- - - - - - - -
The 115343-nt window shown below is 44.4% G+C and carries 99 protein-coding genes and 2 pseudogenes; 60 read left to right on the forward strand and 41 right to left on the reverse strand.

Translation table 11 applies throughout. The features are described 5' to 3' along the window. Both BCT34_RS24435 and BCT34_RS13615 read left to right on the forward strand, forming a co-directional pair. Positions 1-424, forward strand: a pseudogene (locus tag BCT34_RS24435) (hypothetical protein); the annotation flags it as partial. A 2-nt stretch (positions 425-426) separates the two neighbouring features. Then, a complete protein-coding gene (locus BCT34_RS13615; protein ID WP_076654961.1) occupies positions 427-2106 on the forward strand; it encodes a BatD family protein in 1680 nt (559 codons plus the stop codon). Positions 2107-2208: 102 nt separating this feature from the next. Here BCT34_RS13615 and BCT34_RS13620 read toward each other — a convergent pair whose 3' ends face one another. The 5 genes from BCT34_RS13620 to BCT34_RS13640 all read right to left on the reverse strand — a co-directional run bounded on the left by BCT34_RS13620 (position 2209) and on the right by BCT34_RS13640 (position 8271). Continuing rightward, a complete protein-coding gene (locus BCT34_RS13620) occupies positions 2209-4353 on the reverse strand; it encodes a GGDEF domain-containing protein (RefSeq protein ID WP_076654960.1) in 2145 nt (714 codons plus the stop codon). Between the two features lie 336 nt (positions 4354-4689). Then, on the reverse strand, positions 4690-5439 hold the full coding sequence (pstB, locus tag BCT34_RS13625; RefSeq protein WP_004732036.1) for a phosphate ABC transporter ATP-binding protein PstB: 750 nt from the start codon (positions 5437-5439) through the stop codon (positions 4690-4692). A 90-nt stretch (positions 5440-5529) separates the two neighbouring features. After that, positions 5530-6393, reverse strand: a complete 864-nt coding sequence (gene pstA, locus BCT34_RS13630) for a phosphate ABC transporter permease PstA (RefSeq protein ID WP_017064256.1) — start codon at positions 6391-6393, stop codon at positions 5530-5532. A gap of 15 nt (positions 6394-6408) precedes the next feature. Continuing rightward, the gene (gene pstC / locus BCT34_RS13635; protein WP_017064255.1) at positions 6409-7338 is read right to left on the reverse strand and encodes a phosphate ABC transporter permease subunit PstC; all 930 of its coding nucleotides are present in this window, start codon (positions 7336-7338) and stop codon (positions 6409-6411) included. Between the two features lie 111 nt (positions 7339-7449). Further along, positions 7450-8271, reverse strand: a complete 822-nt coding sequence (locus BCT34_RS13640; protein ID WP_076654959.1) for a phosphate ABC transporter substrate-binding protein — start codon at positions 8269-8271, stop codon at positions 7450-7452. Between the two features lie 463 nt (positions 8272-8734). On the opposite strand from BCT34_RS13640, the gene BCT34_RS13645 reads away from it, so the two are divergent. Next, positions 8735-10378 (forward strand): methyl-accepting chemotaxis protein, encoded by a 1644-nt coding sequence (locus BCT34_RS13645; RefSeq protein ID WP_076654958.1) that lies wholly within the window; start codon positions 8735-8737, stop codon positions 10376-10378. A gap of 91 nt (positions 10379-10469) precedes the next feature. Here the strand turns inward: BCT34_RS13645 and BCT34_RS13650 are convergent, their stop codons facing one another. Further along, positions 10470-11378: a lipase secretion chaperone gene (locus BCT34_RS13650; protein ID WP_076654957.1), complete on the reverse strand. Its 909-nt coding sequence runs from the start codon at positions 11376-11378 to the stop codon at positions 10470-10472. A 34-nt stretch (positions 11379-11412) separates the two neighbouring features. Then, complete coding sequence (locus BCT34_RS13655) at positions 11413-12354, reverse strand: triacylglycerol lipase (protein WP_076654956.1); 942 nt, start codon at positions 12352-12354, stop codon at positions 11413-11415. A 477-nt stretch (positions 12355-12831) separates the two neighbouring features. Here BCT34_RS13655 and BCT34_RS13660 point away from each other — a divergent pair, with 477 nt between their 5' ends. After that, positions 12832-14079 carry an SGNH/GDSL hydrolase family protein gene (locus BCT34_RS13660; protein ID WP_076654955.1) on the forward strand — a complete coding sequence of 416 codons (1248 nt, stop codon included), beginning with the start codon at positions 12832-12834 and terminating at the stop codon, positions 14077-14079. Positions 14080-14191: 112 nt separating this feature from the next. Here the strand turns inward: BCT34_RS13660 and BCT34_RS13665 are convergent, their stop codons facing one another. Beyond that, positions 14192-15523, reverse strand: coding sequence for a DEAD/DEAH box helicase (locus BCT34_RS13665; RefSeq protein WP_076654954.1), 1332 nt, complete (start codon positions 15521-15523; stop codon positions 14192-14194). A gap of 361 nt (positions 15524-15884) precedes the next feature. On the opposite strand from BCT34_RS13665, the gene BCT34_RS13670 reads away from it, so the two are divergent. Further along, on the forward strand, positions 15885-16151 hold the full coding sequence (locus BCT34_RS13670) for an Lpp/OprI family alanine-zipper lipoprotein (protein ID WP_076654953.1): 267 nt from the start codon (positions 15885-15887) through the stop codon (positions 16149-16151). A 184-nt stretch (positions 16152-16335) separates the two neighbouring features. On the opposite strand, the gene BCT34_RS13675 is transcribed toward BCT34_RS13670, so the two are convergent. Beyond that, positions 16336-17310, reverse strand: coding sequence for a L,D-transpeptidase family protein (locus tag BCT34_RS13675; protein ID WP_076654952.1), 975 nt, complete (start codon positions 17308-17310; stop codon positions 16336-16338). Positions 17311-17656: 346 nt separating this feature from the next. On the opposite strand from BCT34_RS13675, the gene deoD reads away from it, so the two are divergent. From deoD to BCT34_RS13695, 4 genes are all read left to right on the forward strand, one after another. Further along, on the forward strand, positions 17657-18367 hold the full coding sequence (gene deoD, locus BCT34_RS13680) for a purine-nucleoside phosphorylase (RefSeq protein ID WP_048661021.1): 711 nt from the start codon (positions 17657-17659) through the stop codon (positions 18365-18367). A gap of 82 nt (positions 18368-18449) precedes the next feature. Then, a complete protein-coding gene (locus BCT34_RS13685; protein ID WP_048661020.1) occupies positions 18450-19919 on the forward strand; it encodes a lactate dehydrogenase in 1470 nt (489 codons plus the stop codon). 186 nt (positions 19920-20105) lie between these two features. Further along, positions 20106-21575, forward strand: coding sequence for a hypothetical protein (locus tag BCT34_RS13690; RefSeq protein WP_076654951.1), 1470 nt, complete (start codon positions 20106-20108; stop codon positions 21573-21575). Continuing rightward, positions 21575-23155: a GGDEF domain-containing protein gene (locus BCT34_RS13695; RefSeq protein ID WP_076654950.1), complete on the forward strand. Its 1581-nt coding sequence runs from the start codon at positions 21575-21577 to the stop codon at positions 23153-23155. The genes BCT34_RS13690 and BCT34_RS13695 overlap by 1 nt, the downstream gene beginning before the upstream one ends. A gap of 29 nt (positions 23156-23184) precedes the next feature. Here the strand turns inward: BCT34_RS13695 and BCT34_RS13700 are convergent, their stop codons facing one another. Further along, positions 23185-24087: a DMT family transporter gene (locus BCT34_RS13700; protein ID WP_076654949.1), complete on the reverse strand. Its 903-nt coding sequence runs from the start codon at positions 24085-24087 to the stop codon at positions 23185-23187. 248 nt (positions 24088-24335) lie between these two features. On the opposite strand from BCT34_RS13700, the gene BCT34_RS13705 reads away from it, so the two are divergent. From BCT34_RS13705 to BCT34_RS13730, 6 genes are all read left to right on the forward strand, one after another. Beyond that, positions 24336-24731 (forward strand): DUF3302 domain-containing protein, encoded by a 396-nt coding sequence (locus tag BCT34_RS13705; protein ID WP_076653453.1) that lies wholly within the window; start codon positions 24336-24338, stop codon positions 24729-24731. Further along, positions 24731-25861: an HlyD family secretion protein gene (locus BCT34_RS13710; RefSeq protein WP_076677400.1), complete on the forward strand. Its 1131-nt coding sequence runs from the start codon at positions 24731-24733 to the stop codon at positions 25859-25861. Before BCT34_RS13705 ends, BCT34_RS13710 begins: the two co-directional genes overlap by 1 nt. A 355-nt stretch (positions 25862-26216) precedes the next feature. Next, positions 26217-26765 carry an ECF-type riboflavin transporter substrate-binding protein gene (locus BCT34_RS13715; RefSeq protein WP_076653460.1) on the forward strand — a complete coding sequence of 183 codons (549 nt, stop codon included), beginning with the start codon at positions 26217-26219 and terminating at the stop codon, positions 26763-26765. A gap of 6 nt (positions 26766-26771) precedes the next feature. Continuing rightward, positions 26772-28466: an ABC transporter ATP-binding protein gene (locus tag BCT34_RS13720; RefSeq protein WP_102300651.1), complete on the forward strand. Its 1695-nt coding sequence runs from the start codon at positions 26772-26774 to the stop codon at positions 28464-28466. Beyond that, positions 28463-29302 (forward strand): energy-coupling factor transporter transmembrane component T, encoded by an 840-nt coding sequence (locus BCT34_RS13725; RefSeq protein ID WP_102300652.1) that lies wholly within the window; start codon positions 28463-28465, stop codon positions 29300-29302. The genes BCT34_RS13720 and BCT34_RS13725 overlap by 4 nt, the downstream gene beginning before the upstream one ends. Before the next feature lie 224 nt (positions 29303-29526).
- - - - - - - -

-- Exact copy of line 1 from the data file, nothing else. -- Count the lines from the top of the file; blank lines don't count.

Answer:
The 115343-nt window shown below is 44.4% G+C and carries 99 protein-coding genes and 2 pseudogenes; 60 read left to right on the forward strand and 41 right to left on the reverse strand.